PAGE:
Let’s get something off the chest. Suzuki deserved better! They should have made the cut and been a contender, writes John Knox.
It is not often, in fact, this is the first time in over 20 years, that I would have been totally offside with my colleagues in the Irish Motoring Writers Association with regard to the general contenders for the Continental Irish car of the year.
The latest SX4 S-Cross from Suzuki, a striking crossover vehicle with 2WD and new ALLGRIP 4WD capabilities, failed to even make it into the last round of voting.
I was surprised almost to the point of being shocked. Age has prepared me for such disappointment, however.
In terms of style, substance and drive, the SX4 S-Cross was one of the best motoring experience I had during 2013.
To me this second generation SX4 wasn’t just a middle range contender, it was one of the best, if not THE best. For me it was a toss up between the eventual winner, the Citroen C4 Picasso and Suzuki’s new bady.
Seeing that only one of them made the final vote, the end choice for No. 1 was easy.
That’s democracy! One makes the point with the single intention of getting across how impressed one was with the SX4 S-Cross, which comes with in three levels of trim (GL, GL+ and the top of the range GLX) plus a choice of engines, 1.6-litre petrol (their own) and a 1.6-litre turbo diesel from the Fiat stable. The petrol is mated to a 5-speed manual gearbox while the diesels have 6-speed.
Prices begin at €19,995 for the 1.6-litre two wheel petrol. The current prices are part of an special introductory offer lasting until May.
The market leader in this general area would be the ever popular Nissan Qashqai, but the SX4 S-Cross has the armour to do well in a head-to-head battle, scoring a fair advantage in price.
One hasn’t yet driven the new Qashqai. We add that as a qualifier, but the Suzuki can stand up to serious scrutiny.
The C02 figures are good (110g/km to 127g/k) which are a benefit in terms of the annual road tax; consumption figures are good (5.5l.km for petrol (combined) and 4.4 l/km diesel (2WD) and the service intervals in both cases have been stretched to 20,000 kilometres.
Won’t be disappointed
The SX4 is 6.4 inches longer yet is 132 lbs lighter than what went before. My drive was in the 1.6-litre turbo diesel which has lashing of torque (320Nm).
Believe me, you won’t be disappointed with the drive. The car has a strong, comfortable feel about it and one can understand why Suzuki are confident they can extend the appeal and make an impact in the fleet market with it.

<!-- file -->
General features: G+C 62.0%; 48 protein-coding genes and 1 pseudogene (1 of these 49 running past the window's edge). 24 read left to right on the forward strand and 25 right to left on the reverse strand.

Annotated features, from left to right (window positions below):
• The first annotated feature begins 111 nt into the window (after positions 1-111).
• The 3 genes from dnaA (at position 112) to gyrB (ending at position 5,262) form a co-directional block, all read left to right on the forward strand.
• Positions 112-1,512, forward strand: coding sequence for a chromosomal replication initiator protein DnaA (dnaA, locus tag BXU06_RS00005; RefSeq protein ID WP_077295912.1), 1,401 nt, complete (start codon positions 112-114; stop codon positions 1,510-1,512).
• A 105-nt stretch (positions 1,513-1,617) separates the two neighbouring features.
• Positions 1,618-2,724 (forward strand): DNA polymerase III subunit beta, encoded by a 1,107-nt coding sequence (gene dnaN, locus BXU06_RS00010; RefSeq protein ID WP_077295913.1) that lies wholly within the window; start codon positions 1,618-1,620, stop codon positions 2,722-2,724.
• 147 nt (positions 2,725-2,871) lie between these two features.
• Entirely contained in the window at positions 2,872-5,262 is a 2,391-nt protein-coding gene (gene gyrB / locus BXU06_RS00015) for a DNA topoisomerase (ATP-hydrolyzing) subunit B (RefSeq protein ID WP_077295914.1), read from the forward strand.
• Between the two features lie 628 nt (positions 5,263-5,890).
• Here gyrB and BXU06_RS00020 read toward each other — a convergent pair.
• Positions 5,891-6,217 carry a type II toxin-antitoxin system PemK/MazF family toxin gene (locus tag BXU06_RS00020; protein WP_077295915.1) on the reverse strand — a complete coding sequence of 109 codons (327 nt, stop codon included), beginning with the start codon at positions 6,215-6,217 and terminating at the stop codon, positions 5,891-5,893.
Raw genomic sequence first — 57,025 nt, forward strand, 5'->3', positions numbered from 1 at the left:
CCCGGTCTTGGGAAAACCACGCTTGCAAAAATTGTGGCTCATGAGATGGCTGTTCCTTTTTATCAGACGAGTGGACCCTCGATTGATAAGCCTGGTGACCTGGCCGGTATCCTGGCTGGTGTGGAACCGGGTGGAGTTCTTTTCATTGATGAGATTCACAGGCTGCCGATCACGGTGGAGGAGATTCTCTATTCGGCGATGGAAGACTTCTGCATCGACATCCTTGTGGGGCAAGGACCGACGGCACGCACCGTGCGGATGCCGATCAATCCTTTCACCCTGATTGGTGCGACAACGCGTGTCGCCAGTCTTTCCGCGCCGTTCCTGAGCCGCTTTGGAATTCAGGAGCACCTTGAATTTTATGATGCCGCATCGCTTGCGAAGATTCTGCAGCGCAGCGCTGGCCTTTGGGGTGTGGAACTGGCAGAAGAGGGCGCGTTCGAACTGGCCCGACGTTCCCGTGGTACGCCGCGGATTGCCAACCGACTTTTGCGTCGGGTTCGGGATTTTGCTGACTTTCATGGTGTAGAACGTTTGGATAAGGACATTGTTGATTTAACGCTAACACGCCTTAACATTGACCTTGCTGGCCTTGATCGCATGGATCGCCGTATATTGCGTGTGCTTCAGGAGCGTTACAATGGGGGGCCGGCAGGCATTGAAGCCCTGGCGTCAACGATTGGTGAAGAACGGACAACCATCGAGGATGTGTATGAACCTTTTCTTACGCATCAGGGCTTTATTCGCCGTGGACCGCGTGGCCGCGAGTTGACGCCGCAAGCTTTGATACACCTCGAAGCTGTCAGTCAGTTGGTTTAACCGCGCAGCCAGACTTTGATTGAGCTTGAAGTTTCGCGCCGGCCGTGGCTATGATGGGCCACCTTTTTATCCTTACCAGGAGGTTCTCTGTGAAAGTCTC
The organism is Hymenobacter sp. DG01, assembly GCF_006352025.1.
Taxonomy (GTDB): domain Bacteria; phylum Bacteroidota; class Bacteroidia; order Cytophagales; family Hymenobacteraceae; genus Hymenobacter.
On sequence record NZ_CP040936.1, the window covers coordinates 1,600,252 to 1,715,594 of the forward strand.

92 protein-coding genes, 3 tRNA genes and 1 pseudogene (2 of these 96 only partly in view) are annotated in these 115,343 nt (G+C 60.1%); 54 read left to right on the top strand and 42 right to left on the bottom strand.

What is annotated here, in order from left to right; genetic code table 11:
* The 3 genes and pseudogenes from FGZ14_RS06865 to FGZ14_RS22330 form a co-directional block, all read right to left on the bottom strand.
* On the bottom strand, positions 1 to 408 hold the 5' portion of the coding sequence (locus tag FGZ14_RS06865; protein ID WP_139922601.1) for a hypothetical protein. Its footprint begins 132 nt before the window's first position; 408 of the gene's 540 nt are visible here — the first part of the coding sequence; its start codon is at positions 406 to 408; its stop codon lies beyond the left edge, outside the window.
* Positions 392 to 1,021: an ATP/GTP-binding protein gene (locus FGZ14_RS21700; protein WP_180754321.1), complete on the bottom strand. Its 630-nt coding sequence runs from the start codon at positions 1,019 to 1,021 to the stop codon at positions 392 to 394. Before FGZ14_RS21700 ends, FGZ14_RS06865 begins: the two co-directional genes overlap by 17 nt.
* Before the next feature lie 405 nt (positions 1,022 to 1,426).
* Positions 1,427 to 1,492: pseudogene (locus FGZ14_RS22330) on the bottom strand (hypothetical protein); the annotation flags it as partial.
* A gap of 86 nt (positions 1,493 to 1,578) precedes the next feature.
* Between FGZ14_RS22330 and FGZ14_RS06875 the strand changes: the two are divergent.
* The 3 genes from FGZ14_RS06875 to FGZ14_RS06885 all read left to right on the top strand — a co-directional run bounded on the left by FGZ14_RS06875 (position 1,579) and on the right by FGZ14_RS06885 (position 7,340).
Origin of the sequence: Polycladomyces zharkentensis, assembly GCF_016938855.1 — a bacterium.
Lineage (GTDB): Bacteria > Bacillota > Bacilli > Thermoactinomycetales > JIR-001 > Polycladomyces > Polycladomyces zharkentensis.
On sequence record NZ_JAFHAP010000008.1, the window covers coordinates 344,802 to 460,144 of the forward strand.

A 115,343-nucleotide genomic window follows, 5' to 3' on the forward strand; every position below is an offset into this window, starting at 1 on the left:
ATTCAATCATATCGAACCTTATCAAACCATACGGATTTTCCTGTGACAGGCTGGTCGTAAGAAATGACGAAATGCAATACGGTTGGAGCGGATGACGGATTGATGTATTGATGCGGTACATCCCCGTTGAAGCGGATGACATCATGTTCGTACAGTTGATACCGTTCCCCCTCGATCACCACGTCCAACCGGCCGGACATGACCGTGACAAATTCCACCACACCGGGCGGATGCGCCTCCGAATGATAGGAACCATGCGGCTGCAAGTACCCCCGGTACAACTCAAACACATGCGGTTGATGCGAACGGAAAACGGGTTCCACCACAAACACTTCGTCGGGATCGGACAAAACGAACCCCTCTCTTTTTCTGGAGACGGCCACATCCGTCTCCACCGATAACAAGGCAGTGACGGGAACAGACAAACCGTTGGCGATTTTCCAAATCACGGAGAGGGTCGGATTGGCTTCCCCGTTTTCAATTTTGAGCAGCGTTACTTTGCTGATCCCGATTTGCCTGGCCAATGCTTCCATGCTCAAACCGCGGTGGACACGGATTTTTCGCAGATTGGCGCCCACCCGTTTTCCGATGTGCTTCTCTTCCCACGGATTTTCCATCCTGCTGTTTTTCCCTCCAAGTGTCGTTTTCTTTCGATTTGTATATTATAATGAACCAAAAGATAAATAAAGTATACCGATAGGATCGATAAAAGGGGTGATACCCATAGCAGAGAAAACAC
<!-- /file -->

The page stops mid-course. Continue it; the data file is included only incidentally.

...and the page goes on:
The ALLGRIP is Suzuki’s new generation 4WD system. It has four driver selectable modes - auto (priority: fuel economy), sport (very usual on twisty roads as it makes maximum use of 4WD in response to accelerato inputs), snow (for slippery surfaces) and lock (used to erticate the car from snow, mud etc).
The SX4 S-Cross is a genuine five seater, which plenty of room in the back for three big guys, or gals (apologies ladies) and the boot offers 430 litres of space, twice as much as the old model.
This is a car I really liked, and I recommended it to two friends and insisted they check it out before buying new. I would suggest you should do the same!
Standard specification - cruise control with speed limiter, tilt and telescopic adjustable steering, information display, Bluetooth connectivity, electric windows, 12v accessory socket (cabin and boot), air con, daytime running lights, immobiliser, ESP and tyre pressure monitoring, ABS with EBD and brake assist function, electronic stability programme, front, side, seven airbags, heated door mirrors, black protective skid plates, black wheel arches, Isofix child seat anchorages, child proof door locks, rear seat with 60/40 split folding.
Suzuki SX4 S-Cross 1.6 litre All Grip 5-dr diesel from $27,695 (ex-works) four cylinders, 16-valves, 1598cc, 120bhp at 3,750rpm, 320Nm at 1,750rpm, 6-speed manual gearbox, maximum speed 175km/h; 0 to 100km/h 13 seconds; CO2 emmission 120g/km, annual road tax €200.
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